We can continue to know that the Afghanistan-Pakistan border area is not just a potential threat to the international community, it's very much, we believe, a threat to Pakistan itself. And so, Pakistan needs to redouble its efforts.
And the comments that we've seen, not just from Admiral Mullen in recent times, but from other US officials in the past have simply served to reinforce the points that we can't ignore what occurs on the Afghanistan-Pakistan border area, and Pakistan has to redouble and increase its efforts against extremism and terrorism in Pakistan because that is a threat to Pakistan itself, not just a threat to NATO or ISAF forces in Afghanistan.
MICHAEL ROWLAND: And going to Mike Mullen's points, do those greater efforts involving breaking what he sees - and he, of course, was until recently the top US military officer - the very clear, direct link between Pakistan's intelligence service and Haqqani?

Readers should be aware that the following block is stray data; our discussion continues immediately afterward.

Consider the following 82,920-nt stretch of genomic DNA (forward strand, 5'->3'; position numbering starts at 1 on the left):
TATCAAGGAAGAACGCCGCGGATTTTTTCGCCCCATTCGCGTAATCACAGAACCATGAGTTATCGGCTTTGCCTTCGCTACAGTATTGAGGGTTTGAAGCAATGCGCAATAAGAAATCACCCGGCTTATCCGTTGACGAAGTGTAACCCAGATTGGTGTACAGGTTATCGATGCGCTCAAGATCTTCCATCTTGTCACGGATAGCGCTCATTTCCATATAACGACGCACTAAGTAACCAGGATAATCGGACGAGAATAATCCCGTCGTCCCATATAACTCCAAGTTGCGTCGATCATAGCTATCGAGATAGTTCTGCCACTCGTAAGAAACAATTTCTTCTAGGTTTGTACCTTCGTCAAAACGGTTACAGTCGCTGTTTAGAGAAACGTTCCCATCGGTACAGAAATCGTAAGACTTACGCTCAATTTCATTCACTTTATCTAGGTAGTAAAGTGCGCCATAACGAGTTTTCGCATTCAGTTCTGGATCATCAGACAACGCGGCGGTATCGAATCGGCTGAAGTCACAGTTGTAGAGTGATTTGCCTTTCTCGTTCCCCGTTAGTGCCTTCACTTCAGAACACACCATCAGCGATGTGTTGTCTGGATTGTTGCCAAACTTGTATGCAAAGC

STEPHEN SMITH: Well, we urge Pakistan to redouble its efforts against extremism and terrorism in Pakistan. Certainly, the Pakistan civilian Government deny any links with the civilian administration and any terrorist organisation. We make the point publicly and privately to Pakistan that it needs to ensure that any of its agencies don't have links with terrorist or extremist groups.
But there is evidence which - and there is no point moving away from that, there is evidence which draws people to the conclusion that some elements of Pakistan's agencies do have links with terrorist groups.
Pakistan, as a nation state, needs to walk away from that and needs to focus very clearly on the dangers posed by terrorism and extremism in Pakistan.
This is very much a threat to Pakistan's own existence, not just a threat to stability or peace in Afghanistan, or a threat to Australian, International Security Assistance Force or NATO troops in Afghanistan itself.
MICHAEL ROWLAND: Okay, Stephen Smith in Brussels, thanks for taking the time to speak to us this morning.
STEPHEN SMITH: Thanks Michael, thanks very much.